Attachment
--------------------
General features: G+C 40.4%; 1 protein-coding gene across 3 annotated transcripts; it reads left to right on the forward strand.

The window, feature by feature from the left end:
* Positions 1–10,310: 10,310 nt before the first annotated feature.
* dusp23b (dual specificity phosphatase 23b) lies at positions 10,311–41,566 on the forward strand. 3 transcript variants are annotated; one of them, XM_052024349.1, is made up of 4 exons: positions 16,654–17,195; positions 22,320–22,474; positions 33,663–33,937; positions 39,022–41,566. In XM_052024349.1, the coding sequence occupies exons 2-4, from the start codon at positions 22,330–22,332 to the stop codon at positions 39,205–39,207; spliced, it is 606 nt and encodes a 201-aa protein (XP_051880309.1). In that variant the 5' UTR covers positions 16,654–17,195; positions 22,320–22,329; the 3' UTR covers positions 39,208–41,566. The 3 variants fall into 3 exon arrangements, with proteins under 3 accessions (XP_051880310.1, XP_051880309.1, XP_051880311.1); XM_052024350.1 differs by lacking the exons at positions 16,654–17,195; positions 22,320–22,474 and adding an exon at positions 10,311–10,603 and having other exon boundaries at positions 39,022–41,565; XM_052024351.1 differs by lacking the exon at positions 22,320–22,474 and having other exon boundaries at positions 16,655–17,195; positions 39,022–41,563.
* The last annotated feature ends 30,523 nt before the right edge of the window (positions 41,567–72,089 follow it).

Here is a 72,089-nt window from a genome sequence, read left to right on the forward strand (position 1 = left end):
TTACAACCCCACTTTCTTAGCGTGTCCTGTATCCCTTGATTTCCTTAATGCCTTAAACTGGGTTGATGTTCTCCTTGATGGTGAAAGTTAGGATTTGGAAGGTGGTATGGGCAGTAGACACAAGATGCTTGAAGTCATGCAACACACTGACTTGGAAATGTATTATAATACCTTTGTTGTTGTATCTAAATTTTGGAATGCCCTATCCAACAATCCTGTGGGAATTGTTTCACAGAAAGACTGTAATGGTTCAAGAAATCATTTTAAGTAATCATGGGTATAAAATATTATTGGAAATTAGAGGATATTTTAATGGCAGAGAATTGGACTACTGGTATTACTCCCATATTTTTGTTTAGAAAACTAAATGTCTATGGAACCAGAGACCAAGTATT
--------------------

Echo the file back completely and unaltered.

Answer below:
General features: G+C 40.4%; 1 protein-coding gene across 3 annotated transcripts; it reads left to right on the forward strand.

The window, feature by feature from the left end:
* Positions 1–10,310: 10,310 nt before the first annotated feature.
* dusp23b (dual specificity phosphatase 23b) lies at positions 10,311–41,566 on the forward strand. 3 transcript variants are annotated; one of them, XM_052024349.1, is made up of 4 exons: positions 16,654–17,195; positions 22,320–22,474; positions 33,663–33,937; positions 39,022–41,566. In XM_052024349.1, the coding sequence occupies exons 2-4, from the start codon at positions 22,330–22,332 to the stop codon at positions 39,205–39,207; spliced, it is 606 nt and encodes a 201-aa protein (XP_051880309.1). In that variant the 5' UTR covers positions 16,654–17,195; positions 22,320–22,329; the 3' UTR covers positions 39,208–41,566. The 3 variants fall into 3 exon arrangements, with proteins under 3 accessions (XP_051880310.1, XP_051880309.1, XP_051880311.1); XM_052024350.1 differs by lacking the exons at positions 16,654–17,195; positions 22,320–22,474 and adding an exon at positions 10,311–10,603 and having other exon boundaries at positions 39,022–41,565; XM_052024351.1 differs by lacking the exon at positions 22,320–22,474 and having other exon boundaries at positions 16,655–17,195; positions 39,022–41,563.
* The last annotated feature ends 30,523 nt before the right edge of the window (positions 41,567–72,089 follow it).

Here is a 72,089-nt window from a genome sequence, read left to right on the forward strand (position 1 = left end):
TTACAACCCCACTTTCTTAGCGTGTCCTGTATCCCTTGATTTCCTTAATGCCTTAAACTGGGTTGATGTTCTCCTTGATGGTGAAAGTTAGGATTTGGAAGGTGGTATGGGCAGTAGACACAAGATGCTTGAAGTCATGCAACACACTGACTTGGAAATGTATTATAATACCTTTGTTGTTGTATCTAAATTTTGGAATGCCCTATCCAACAATCCTGTGGGAATTGTTTCACAGAAAGACTGTAATGGTTCAAGAAATCATTTTAAGTAATCATGGGTATAAAATATTATTGGAAATTAGAGGATATTTTAATGGCAGAGAATTGGACTACTGGTATTACTCCCATATTTTTGTTTAGAAAACTAAATGTCTATGGAACCAGAGACCAAGTATT